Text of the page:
There has been an ongoing debate regarding the status of induction chemotherapy (ICT) during the last couple of years. Since the incorporation of ICT failed to show an overall survival (OS) benefit in multiple clinical trials, the relevance of ICT is decreasing. Studies such as the RTOG 91-11 study, which evaluated the role of ICT followed by radiotherapy, CRT and radiotherapy alone, demonstrated that laryngectomy-free survival was improved in the ICT (hazard ratio [HR] = 0.75; 95% confidence interval [CI], 0.59 to 0.95; p = 0.02) and chemoradiation (CRT; HR = 0.78; 95% CI, 0.78 to 0.98; p = 0.03) arm compared to radiotherapy alone (but the laryngeal preservation rate was inferior for ICT compared to CRT) .
Nevertheless, ICT is regarded as a valid option for larynx preservation attempts, while the use of ICT outside of this scenario is discouraged following the ESMO guidelines . Since there is no consensus within the NCCN panel members on this matter as well, ICT is stated as a category 3 option is most scenarios (except for larynx preservation purposes) . There is broad consensus across the guidelines that the preferred ICT regimen consists of cisplatin, docetaxel plus 5‑FU.
The optimal cisplatin dose and schedule is a matter of ongoing discussion. High-dose cisplatin 100 mg/m2 given on day 1, 22 and 43 concurrently to radiotherapy (RT) is regarded as the standard of care across the guidelines [6, 7]. Since the toxicity of this regimen is substantial, alternative chemotherapy regimens with comparable efficacy but less toxicity would be desirable.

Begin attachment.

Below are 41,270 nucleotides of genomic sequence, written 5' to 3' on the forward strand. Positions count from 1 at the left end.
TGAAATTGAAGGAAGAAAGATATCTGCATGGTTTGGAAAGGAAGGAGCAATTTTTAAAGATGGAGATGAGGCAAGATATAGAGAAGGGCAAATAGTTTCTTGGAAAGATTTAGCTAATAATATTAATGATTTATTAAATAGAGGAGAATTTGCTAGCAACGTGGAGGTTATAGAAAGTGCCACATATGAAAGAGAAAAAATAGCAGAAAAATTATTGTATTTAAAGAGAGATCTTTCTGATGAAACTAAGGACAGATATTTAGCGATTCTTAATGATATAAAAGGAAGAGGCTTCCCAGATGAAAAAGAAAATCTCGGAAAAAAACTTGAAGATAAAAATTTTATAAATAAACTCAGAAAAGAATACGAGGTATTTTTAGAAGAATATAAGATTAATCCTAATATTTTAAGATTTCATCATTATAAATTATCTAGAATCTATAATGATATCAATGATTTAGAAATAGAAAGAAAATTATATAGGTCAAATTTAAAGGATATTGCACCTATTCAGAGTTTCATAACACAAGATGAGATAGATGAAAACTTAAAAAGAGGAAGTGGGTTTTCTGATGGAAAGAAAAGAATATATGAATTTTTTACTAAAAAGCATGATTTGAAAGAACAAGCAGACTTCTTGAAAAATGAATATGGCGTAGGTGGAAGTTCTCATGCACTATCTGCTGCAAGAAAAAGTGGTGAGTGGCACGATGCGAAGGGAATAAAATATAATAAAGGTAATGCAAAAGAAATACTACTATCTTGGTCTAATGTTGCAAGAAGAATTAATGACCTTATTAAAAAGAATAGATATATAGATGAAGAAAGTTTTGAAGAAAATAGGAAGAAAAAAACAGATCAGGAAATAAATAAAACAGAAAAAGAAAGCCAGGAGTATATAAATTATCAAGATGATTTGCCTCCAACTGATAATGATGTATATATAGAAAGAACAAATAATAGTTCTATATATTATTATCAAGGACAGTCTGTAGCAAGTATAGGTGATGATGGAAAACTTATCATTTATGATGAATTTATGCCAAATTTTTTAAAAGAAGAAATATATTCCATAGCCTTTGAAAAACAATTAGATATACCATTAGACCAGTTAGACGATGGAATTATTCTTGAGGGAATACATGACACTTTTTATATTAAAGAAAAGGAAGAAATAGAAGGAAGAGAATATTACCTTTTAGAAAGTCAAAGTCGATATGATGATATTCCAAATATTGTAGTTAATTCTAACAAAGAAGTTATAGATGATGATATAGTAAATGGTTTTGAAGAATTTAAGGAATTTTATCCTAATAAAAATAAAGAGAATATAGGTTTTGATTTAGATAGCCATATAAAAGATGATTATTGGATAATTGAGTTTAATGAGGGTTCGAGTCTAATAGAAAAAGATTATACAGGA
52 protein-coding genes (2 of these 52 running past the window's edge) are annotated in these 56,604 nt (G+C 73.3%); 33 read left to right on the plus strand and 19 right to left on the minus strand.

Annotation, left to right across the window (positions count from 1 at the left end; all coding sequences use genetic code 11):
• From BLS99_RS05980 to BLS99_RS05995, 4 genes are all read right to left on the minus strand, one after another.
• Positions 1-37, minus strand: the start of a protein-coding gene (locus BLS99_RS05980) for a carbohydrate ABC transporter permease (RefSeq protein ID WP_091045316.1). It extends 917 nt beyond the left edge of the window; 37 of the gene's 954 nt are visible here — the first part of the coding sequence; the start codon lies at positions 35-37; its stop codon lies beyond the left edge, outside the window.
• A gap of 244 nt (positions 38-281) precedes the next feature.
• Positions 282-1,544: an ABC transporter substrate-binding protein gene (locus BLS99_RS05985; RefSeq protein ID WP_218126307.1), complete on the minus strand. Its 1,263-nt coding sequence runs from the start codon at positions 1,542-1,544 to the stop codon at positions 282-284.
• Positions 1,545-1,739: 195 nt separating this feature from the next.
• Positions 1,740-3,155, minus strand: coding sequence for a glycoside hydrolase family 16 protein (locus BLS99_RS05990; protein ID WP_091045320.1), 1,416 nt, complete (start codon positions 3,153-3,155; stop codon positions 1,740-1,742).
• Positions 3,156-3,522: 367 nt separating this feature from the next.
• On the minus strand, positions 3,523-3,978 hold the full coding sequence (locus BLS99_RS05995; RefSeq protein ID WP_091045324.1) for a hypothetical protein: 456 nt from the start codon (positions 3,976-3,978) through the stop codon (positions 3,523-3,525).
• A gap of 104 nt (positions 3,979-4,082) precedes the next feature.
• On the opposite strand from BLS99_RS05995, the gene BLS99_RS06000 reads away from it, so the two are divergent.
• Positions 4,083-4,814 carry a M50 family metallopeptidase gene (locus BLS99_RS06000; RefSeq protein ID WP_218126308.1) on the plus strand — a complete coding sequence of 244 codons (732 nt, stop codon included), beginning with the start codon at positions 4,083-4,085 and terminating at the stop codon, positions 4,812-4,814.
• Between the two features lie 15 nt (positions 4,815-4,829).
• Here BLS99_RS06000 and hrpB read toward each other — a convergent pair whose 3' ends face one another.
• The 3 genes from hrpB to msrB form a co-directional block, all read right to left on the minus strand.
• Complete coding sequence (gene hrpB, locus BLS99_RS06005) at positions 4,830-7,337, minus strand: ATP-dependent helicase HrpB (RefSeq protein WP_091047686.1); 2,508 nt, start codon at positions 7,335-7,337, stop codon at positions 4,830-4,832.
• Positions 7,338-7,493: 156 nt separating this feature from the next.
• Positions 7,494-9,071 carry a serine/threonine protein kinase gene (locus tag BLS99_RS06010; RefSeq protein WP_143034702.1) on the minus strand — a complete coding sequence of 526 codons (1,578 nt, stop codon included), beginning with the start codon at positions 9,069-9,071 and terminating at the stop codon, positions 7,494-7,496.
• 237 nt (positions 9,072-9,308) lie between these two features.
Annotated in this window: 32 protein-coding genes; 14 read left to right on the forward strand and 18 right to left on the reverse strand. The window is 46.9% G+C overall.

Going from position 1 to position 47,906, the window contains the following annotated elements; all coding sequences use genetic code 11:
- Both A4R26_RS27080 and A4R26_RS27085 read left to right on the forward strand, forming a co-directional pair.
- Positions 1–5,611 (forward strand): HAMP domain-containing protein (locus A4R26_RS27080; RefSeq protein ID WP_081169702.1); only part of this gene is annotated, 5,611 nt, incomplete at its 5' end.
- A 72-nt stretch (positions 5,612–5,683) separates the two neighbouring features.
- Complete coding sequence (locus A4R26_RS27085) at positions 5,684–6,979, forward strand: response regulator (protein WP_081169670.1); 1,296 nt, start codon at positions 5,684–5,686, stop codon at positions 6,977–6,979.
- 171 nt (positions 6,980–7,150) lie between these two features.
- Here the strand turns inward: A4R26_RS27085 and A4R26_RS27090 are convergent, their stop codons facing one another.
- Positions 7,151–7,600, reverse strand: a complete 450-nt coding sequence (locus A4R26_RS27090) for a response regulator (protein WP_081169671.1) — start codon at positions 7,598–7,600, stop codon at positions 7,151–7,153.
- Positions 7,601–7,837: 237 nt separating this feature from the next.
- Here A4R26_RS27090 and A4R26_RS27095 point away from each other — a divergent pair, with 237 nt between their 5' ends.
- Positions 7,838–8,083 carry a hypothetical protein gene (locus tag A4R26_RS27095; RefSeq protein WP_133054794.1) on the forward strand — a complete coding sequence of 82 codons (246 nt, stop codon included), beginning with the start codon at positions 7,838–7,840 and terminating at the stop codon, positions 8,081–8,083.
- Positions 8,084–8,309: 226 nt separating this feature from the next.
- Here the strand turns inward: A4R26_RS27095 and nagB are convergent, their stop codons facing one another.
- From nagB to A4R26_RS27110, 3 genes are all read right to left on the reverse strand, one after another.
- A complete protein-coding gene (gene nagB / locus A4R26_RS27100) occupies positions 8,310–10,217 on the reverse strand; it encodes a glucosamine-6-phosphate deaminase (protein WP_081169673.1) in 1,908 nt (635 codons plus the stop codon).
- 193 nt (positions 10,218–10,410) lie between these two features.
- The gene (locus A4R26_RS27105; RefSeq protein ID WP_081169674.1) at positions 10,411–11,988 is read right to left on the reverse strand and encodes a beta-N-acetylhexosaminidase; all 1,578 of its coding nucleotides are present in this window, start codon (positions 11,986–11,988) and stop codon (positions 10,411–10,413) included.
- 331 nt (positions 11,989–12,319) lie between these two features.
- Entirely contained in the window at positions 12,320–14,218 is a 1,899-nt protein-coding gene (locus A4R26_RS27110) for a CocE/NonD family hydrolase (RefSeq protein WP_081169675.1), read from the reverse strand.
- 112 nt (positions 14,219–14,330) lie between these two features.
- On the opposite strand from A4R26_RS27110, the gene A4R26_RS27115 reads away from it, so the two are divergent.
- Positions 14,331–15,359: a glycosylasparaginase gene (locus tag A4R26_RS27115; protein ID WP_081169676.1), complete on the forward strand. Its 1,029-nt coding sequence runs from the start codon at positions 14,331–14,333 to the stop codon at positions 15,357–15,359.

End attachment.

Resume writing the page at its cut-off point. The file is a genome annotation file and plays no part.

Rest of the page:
Recently, the prospective randomized phase II/III JCOG1008 study conducted in 261 high-risk Asian LA-HNSCC patients scheduled for postoperative chemoradiation evaluated the efficacy and safety of bolus cisplatin 100 mg/m2 given every 3 weeks vs. weekly cisplatin 40 mg/m2. At a median follow-up of 2.2 years weekly cisplatin was shown to be noninferior with respect to the primary endpoint OS at 3 years (72% vs. 59%, HR 0.69; 95% CI 0.37–1.27) .
Likewise, the CONCERT phase III study demonstrated the noninferiority of weekly cisplatin 40 mg/m2 to bolus cisplatin 100 mg/m2 in terms of locoregional control rates (LCR) at 2 years (56.39% vs. 60.9%) in 278 LA-HNSCC patients treated with definitive CRT .
Of note, postoperative RT with weekly cisplatin given at 30 mg/m2 showed inferior LCR compared to three-weekly cisplatin 100 mg/m2 and should be avoided .
Irrespective of the schedule employed it must be emphasized that the delivery of a cumulative cisplatin dose of 200 mg/m2 is crucial.
For patients unfit for cisplatin the ESMO guidelines suggest carboplatin combined with 5‑FU or cetuximab concomitant to RT as well as hyperfractionated or accelerated RT without chemotherapy .